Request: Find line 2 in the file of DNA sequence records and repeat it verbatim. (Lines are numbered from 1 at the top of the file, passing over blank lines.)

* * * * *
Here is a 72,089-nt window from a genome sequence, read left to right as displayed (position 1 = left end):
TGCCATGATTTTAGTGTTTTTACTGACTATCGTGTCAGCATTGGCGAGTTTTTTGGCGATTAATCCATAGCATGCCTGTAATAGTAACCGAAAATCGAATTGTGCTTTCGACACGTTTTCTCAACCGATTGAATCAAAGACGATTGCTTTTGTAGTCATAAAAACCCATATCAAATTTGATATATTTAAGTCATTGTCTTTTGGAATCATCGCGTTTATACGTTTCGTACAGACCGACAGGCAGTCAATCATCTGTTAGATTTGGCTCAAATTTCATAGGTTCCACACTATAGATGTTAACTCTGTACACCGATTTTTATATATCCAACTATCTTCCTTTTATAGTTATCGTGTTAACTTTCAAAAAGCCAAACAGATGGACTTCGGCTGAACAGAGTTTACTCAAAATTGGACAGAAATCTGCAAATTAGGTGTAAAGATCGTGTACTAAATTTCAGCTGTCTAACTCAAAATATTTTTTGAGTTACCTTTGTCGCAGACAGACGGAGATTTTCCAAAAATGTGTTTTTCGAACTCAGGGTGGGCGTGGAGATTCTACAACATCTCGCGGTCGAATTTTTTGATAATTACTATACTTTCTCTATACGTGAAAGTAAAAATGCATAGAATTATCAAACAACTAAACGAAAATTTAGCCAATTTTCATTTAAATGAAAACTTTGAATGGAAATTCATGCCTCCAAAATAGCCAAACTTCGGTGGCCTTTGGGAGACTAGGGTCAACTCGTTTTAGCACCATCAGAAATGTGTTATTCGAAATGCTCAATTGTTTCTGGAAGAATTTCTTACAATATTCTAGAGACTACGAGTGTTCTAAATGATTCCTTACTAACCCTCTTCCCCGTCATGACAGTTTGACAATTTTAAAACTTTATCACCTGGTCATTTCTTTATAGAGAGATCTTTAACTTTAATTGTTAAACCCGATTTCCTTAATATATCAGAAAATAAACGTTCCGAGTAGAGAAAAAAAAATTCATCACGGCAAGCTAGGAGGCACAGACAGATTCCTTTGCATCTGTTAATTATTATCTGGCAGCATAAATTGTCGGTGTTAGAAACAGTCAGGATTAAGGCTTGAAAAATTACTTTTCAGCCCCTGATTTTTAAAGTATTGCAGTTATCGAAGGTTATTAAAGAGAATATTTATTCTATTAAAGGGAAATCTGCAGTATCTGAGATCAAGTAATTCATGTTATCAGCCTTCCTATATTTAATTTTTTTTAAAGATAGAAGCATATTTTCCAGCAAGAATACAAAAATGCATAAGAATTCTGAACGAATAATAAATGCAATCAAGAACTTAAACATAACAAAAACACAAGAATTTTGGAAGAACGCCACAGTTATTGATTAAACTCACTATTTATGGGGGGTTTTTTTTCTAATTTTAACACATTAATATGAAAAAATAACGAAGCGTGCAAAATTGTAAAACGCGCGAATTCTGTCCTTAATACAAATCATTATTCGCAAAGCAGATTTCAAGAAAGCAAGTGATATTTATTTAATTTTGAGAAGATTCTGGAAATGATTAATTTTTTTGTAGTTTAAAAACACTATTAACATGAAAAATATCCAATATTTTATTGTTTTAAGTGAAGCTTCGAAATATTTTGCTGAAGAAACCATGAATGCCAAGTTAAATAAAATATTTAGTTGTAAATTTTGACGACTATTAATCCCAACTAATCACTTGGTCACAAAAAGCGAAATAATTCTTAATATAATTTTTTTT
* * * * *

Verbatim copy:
TGCCATGATTTTAGTGTTTTTACTGACTATCGTGTCAGCATTGGCGAGTTTTTTGGCGATTAATCCATAGCATGCCTGTAATAGTAACCGAAAATCGAATTGTGCTTTCGACACGTTTTCTCAACCGATTGAATCAAAGACGATTGCTTTTGTAGTCATAAAAACCCATATCAAATTTGATATATTTAAGTCATTGTCTTTTGGAATCATCGCGTTTATACGTTTCGTACAGACCGACAGGCAGTCAATCATCTGTTAGATTTGGCTCAAATTTCATAGGTTCCACACTATAGATGTTAACTCTGTACACCGATTTTTATATATCCAACTATCTTCCTTTTATAGTTATCGTGTTAACTTTCAAAAAGCCAAACAGATGGACTTCGGCTGAACAGAGTTTACTCAAAATTGGACAGAAATCTGCAAATTAGGTGTAAAGATCGTGTACTAAATTTCAGCTGTCTAACTCAAAATATTTTTTGAGTTACCTTTGTCGCAGACAGACGGAGATTTTCCAAAAATGTGTTTTTCGAACTCAGGGTGGGCGTGGAGATTCTACAACATCTCGCGGTCGAATTTTTTGATAATTACTATACTTTCTCTATACGTGAAAGTAAAAATGCATAGAATTATCAAACAACTAAACGAAAATTTAGCCAATTTTCATTTAAATGAAAACTTTGAATGGAAATTCATGCCTCCAAAATAGCCAAACTTCGGTGGCCTTTGGGAGACTAGGGTCAACTCGTTTTAGCACCATCAGAAATGTGTTATTCGAAATGCTCAATTGTTTCTGGAAGAATTTCTTACAATATTCTAGAGACTACGAGTGTTCTAAATGATTCCTTACTAACCCTCTTCCCCGTCATGACAGTTTGACAATTTTAAAACTTTATCACCTGGTCATTTCTTTATAGAGAGATCTTTAACTTTAATTGTTAAACCCGATTTCCTTAATATATCAGAAAATAAACGTTCCGAGTAGAGAAAAAAAAATTCATCACGGCAAGCTAGGAGGCACAGACAGATTCCTTTGCATCTGTTAATTATTATCTGGCAGCATAAATTGTCGGTGTTAGAAACAGTCAGGATTAAGGCTTGAAAAATTACTTTTCAGCCCCTGATTTTTAAAGTATTGCAGTTATCGAAGGTTATTAAAGAGAATATTTATTCTATTAAAGGGAAATCTGCAGTATCTGAGATCAAGTAATTCATGTTATCAGCCTTCCTATATTTAATTTTTTTTAAAGATAGAAGCATATTTTCCAGCAAGAATACAAAAATGCATAAGAATTCTGAACGAATAATAAATGCAATCAAGAACTTAAACATAACAAAAACACAAGAATTTTGGAAGAACGCCACAGTTATTGATTAAACTCACTATTTATGGGGGGTTTTTTTTCTAATTTTAACACATTAATATGAAAAAATAACGAAGCGTGCAAAATTGTAAAACGCGCGAATTCTGTCCTTAATACAAATCATTATTCGCAAAGCAGATTTCAAGAAAGCAAGTGATATTTATTTAATTTTGAGAAGATTCTGGAAATGATTAATTTTTTTGTAGTTTAAAAACACTATTAACATGAAAAATATCCAATATTTTATTGTTTTAAGTGAAGCTTCGAAATATTTTGCTGAAGAAACCATGAATGCCAAGTTAAATAAAATATTTAGTTGTAAATTTTGACGACTATTAATCCCAACTAATCACTTGGTCACAAAAAGCGAAATAATTCTTAATATAATTTTTTTT